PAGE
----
A heat pack is a flexible bag containing special heat-holding chemicals. Applying one to a strained muscle or a broken bone is considered heat therapy, as opposed to placing an ice pack on a sprained ankle or a head injury for cold therapy. Heat tends to allow muscle tissue to expand and loosen, which is why a coach or physical therapist may use a heat pack immediately following an injury or wait until the initial swelling has lessened.
Heat packs may be used to treat stiff muscles as they recover from overexertion. A patient suffering from Bell's Palsy or other facial ailments may also benefit from them. Other typical uses of these items are personal hand warming, preparation for scuba diving and hypothermia treatment. They may also be found in food containers designed to transport casserole dishes or other hot meals.
Perhaps the most common form of heat pack uses a blue-colored silica gel wrapped in a puncture-resistant plastic bag. The gel can be placed in a microwave oven and heated to several hundred degrees, although human skin shouldn't be exposed to temperatures much above 140 degrees Fahrenheit. After the gel has been heated, the pack can be applied carefully to the affected area. It can be reheated as necessary and a protective towel should be placed between the patient and the pack itself. This form of heat pack can also be frozen and used for cold therapy.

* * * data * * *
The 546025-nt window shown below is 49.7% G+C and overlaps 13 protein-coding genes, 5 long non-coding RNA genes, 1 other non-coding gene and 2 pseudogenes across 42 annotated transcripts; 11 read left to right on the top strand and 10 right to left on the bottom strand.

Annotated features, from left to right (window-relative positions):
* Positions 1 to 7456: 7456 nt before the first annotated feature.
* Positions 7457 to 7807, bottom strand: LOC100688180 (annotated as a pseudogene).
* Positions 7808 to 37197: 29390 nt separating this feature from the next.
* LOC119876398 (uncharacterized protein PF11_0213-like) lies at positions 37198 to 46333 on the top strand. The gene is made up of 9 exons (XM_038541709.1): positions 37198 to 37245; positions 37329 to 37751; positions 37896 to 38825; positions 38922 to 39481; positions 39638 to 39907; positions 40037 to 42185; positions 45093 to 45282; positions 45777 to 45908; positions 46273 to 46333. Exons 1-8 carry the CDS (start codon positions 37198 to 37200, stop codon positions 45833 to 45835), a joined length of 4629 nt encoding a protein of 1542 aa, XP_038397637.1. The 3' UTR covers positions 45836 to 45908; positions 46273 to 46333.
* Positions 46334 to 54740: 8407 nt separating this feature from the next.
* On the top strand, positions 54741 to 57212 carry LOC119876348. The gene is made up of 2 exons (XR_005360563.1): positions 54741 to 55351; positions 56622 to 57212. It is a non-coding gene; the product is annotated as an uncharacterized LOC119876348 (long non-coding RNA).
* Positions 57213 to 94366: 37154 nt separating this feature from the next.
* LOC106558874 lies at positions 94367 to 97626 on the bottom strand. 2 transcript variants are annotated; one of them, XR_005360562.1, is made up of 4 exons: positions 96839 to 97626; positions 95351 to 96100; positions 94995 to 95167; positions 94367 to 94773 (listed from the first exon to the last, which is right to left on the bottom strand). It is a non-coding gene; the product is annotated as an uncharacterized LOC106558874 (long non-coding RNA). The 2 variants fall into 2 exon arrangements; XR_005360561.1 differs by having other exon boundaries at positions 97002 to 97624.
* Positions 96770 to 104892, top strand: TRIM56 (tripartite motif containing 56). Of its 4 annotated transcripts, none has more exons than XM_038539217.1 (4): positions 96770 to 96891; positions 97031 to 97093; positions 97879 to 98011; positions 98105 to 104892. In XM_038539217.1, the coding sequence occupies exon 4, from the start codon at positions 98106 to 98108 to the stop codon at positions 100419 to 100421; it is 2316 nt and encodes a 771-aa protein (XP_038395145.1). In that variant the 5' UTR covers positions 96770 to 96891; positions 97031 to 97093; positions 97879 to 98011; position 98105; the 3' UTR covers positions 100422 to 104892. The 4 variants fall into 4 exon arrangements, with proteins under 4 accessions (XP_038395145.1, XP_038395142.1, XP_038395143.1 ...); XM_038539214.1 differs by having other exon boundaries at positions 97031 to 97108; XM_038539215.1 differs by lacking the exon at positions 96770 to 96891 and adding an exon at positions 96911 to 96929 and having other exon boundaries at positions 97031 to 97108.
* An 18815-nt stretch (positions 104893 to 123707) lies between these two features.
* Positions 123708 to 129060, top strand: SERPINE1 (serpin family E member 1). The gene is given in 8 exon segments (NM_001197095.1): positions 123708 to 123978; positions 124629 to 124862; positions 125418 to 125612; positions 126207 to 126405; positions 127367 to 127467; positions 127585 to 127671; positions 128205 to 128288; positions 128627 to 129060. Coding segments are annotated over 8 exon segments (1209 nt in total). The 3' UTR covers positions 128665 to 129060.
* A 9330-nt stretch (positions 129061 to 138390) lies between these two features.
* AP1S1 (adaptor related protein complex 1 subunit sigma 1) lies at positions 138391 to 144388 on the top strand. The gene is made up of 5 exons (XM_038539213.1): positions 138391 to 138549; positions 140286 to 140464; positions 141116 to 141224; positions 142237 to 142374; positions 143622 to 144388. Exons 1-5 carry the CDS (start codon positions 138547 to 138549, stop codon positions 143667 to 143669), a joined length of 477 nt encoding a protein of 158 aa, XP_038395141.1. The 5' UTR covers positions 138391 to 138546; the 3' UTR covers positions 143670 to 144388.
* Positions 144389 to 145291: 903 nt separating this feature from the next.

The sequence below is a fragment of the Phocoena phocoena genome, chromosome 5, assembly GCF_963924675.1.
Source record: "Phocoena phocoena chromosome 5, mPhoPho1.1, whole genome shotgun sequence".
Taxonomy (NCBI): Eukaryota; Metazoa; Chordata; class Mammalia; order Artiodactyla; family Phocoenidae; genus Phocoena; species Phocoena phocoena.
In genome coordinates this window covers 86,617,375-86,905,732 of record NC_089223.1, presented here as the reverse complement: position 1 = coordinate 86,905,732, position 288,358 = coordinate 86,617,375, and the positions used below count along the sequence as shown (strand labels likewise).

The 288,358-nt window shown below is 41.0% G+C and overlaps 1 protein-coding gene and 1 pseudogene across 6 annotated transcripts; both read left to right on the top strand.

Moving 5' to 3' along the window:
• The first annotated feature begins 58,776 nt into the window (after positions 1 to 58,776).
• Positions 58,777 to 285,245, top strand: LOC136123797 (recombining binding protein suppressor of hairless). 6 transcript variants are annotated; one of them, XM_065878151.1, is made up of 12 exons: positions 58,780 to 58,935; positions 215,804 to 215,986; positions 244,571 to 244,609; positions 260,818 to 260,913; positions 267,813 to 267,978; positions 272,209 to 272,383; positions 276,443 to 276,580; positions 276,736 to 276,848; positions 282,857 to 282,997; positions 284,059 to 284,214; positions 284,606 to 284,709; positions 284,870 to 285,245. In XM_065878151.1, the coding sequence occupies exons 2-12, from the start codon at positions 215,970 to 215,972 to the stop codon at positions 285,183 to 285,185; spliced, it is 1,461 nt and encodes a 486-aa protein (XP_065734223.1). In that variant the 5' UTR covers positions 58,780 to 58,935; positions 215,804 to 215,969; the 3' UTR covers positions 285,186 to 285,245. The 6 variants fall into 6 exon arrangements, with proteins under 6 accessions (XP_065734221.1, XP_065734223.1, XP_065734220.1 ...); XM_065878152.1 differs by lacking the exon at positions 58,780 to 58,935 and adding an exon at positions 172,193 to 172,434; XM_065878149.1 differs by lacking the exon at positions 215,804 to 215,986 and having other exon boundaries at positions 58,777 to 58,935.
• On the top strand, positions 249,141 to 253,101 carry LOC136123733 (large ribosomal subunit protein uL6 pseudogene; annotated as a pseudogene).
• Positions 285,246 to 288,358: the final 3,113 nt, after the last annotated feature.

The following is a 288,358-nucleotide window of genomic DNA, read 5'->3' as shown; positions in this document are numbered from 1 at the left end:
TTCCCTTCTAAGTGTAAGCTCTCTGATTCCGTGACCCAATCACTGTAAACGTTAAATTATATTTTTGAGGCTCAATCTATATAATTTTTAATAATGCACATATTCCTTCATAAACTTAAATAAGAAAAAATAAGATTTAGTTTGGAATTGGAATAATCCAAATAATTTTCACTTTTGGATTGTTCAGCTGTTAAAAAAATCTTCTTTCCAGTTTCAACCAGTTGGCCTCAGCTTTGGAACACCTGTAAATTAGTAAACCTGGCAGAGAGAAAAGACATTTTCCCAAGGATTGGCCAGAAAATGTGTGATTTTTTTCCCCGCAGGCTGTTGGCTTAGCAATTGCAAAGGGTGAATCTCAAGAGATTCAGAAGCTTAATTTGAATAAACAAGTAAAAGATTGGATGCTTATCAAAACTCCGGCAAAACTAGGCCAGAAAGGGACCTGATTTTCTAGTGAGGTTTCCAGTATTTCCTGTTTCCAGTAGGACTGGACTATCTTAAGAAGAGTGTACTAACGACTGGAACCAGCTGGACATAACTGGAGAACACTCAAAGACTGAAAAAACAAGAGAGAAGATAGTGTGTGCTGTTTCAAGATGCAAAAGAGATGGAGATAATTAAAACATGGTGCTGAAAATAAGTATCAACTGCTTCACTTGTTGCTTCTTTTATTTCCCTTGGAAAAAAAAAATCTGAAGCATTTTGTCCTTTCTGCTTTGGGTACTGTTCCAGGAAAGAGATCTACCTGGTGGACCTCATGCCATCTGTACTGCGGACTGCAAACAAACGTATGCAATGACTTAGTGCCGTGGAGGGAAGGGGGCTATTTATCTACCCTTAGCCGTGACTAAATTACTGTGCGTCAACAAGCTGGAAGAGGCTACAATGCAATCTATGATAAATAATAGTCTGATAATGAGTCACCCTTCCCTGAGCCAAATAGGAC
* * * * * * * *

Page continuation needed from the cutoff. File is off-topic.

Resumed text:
Another type uses science in the form of a supersaturated solution. The bag itself contains a solution of sodium acetate, a special form of salt. The salt solution is supersaturated, meaning it actually has more salt molecules than it can keep in a stable liquid form. The user presses a "trigger" made from stainless steel, causing one additional sodium molecule to start a chain reaction. As the solution begins to solidify, heat is generated. This type of heat pack can reach 130 degrees Fahrenheit during the reaction, but not much higher. After a few hours, the reaction stops and the heat dissipates. Boiling the pack for several minutes will return the solution back to its supersaturated state so the entire process can begin again.
Another type of heat therapy pack relies on oxygen and the rusting process for heat generation. This type is kept in a sealed package until required. The user opens the package and removes a protective strip on the adhesive side of the bag. After applying the patch directly to a stiff muscle, the user should feel a pleasant warming sensation. The heat pack itself contains a special blend of iron filings and other chemicals. As the oxygen from the outside air penetrates pack, the iron begins to oxidize or rust. One side effect of oxidation is heat energy, which is why the pack gets warm. Eventually the oxygen and iron will stop reacting, but the result is a steady heat without the need for electricity or other external sources.